So now what is it we are supposed to believe?... that Moore intentionally used Ray Bradbury's ''Fahrenheit 451'' for the inspiration of his own movie title, because it had to do with censorship?
It almost makes sense....But then, why didn't he say that to Ray when he was confronted with the use of the title??
By the way, doeas anyone know for sure that Bradbury didn't let Moore use the "Fahrenheit" name? I can't seem to find a source on that anywhere. Any help would be appreciated.
PS - Nard, I do hope that religion and belief in god will not stop people from finding common ground in the matter of the sanctity and equality of human life, no matter who's it is...
New Time Magazine review of Michael Moore's "movie":
Secondary source, but it's a start (and, it sure sounds like Bradbury!):
Author Ray Bradbury thinks Michael Moore's title will confuse people with his classic sci-fi novel Fahrenheit 451 and he wants Moore to change it. "He can't have my title," said Bradbury. "We've got an important film coming out [Fahrenheit 451], the book's having its 50th anniversary in October. If he wants his movie to be an homage to me, why not title it, 'Bradbury, where the hell are you now that we need you?'" (Variety)
Looks reasonably solid, and indeed Bradburish. Now the key question - where does Bradbury indicate that he's against what Moore says? It seems his comment is acually endorsing the movie, even though it has reservations about the use of the title.
Well, the key question was, whether Bradbury did or did not give permission for Moore to use the name. He did not.
This is apparently a new key question. I haven't seen him address this, but as much as I wish I could say he'd love our war against terror and 12th century anti-freedom/women/person fiefdoms; he may prefer that we focus more on things that accomplish forward movement for mankind as a whole -- such as the space program and better urban design.
On the other hand, murderous regimes make the forward progression of freedom and thus, the human species, very difficult.
I'll leave this one in the hands of persons who have spoken to Bradbury about these kinds of issues. I have not.
You're right, I did switch the discussion this time around. I was still under the impression of your comment "This is especially offensive because Bradbury tends toward conservative politics (in some areas anyway -- my own view is that it is difficult to nail down Bradbury's political views in all areas), and I can't imagine Moore is not aware of this.", which I might have taken out of context as implying that Bradbury is against the movie. But upon re-reading the post, I don't think that's the proper interpretation of your words. Sorry.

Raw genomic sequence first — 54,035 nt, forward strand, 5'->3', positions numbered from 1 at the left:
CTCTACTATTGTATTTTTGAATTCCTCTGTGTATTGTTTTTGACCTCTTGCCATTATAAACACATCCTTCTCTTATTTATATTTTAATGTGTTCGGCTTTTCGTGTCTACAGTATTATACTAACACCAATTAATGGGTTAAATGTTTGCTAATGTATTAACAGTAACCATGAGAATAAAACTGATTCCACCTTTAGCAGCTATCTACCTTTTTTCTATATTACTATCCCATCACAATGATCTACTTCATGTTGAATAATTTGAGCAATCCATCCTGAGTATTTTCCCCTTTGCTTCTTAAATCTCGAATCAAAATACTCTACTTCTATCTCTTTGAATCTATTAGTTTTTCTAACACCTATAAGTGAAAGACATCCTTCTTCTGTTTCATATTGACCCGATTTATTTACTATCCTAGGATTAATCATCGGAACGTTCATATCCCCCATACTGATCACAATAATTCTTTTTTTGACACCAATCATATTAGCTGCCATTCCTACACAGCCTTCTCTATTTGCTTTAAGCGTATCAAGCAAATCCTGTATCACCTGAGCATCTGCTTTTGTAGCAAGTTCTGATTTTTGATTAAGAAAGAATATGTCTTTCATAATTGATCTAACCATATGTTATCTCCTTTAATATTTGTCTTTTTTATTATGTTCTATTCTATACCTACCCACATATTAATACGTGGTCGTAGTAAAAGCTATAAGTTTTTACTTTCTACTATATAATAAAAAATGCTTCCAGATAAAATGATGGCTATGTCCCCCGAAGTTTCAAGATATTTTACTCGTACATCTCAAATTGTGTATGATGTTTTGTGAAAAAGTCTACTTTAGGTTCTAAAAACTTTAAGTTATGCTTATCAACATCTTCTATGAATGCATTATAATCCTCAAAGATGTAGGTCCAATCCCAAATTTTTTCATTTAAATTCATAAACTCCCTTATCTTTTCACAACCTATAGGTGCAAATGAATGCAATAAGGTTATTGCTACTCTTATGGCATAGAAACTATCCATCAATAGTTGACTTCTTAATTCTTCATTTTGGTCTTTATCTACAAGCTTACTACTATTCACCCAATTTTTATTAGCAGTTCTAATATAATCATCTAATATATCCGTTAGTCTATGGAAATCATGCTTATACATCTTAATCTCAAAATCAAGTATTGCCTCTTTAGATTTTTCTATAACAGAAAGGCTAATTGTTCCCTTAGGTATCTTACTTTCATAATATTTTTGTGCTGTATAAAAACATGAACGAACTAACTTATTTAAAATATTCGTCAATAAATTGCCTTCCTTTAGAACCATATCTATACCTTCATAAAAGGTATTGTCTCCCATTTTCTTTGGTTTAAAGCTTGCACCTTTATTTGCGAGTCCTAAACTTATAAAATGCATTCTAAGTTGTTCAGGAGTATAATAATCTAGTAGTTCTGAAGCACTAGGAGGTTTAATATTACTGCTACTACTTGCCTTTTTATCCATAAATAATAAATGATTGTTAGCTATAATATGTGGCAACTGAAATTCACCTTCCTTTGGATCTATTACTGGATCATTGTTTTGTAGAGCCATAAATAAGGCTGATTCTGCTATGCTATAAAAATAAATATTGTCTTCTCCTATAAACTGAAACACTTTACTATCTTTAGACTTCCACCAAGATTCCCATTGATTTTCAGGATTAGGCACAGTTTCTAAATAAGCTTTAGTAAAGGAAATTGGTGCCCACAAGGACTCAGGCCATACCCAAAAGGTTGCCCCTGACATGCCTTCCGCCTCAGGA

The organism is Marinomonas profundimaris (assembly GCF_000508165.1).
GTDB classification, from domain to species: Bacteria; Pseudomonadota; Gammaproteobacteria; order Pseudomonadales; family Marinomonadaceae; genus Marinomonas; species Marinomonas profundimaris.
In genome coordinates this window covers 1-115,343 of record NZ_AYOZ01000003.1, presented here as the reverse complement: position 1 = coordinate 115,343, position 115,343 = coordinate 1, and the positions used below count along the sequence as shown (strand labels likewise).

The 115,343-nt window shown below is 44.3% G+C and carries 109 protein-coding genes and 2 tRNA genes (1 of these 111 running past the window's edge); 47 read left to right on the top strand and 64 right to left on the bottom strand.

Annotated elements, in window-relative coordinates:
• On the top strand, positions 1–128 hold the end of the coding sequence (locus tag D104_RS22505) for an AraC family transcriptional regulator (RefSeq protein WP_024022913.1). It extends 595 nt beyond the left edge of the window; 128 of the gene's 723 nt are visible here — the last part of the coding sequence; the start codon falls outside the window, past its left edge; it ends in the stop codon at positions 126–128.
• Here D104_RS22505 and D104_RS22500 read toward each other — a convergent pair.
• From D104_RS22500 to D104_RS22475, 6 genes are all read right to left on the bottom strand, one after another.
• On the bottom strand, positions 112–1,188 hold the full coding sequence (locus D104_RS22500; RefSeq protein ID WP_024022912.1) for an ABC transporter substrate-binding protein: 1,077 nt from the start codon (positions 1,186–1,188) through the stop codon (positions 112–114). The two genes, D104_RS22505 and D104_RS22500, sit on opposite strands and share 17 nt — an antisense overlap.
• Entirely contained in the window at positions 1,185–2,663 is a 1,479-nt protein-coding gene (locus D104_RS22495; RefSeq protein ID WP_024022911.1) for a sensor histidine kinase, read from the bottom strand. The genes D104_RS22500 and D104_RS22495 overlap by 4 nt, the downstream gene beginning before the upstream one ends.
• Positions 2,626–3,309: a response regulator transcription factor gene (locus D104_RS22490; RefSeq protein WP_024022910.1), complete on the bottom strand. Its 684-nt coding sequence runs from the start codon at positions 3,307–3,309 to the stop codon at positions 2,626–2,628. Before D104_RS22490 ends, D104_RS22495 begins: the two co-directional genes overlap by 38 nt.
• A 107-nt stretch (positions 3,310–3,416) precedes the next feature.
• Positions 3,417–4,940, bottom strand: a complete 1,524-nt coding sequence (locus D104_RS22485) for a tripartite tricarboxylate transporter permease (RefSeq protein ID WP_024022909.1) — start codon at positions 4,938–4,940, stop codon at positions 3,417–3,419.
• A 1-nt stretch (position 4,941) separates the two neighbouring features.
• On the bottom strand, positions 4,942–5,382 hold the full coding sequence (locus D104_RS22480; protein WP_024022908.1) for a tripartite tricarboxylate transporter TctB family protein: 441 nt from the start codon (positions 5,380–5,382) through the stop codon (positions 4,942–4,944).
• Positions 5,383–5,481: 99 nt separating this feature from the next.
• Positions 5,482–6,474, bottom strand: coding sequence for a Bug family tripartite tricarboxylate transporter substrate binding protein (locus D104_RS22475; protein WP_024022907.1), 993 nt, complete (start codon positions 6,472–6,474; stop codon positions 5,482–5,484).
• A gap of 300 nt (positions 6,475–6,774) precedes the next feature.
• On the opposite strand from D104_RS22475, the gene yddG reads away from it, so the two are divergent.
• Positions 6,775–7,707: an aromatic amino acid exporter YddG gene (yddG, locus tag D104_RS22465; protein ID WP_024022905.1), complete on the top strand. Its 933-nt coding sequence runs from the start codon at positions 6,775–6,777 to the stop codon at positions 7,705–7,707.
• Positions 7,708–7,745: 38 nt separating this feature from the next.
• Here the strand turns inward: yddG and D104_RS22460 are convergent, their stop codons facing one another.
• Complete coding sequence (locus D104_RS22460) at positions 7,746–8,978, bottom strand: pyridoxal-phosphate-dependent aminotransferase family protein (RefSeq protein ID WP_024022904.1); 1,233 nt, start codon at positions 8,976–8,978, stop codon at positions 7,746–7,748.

Agreed about the murderous regiemes. Absolutely nothing more to add (well, except maybe to say that I hope Bradbury wouldn't actually endorse the current method of the, as you call it, war on terror, but would rather prefer to see things settled in some different, more effective and logical way).
[This message has been edited by Translator (edited 05-18-2004).]
Could you tell us how Ray is reacting to all of the Fahrenheit 9-11 media blitz?
Now, this isn't pleasant....or is it?
[This message has been edited by Nard Kordell (edited 05-22-2004).]
From Nard's post. It also pointed out that the win was probably more for it's politics than it's art -- saying the "Bowling for Columbine" was a much better documentary.
"Fahrenheit 9/11" was the first documentary to win Cannes' prestigious Palme d'Or since Jacques Cousteau's and Louis Malle's "The Silent World" in 1956." (From the web site Nard referenced in his post, above.)
[This message has been edited by Mr. Dark (edited 05-22-2004).]
They don't have different categories? They only give out one prize a year and they chose this?
There are other categories, but this is the "big" one. It's like Best Picture at the Oscars.
I haven't seen the movie, so I can't comment. But I loved Bowling for Columbine, and if it was anything like it, it should have won hands down.
Hi, I've probably read about as much as Mr. Dark and Translator and have been educated (still going for more). However, the title "intellectual" carries with it several negative connotations. Intellectuals tend to be detached from reality and thus rather easily swayed by logic. As anyone who balances intellectual thought with life experience knows, logic fails far too often. In an earlier post, Translator said that being an intellectual causes him to not be swayed by bumper-sticker arguments and such. It is actually experience and pragmatic thought, tempered by sufficient cognition, that saves us from catchy pleas to the emotions. And that's why Translator thinks Moore's cheap attacks have merit.
I suggest you read C.S. Lewis' Abolition of Man. It's a remarkable, non-partisan insight into the inevitable failure of intellectualism as it currently progresses.
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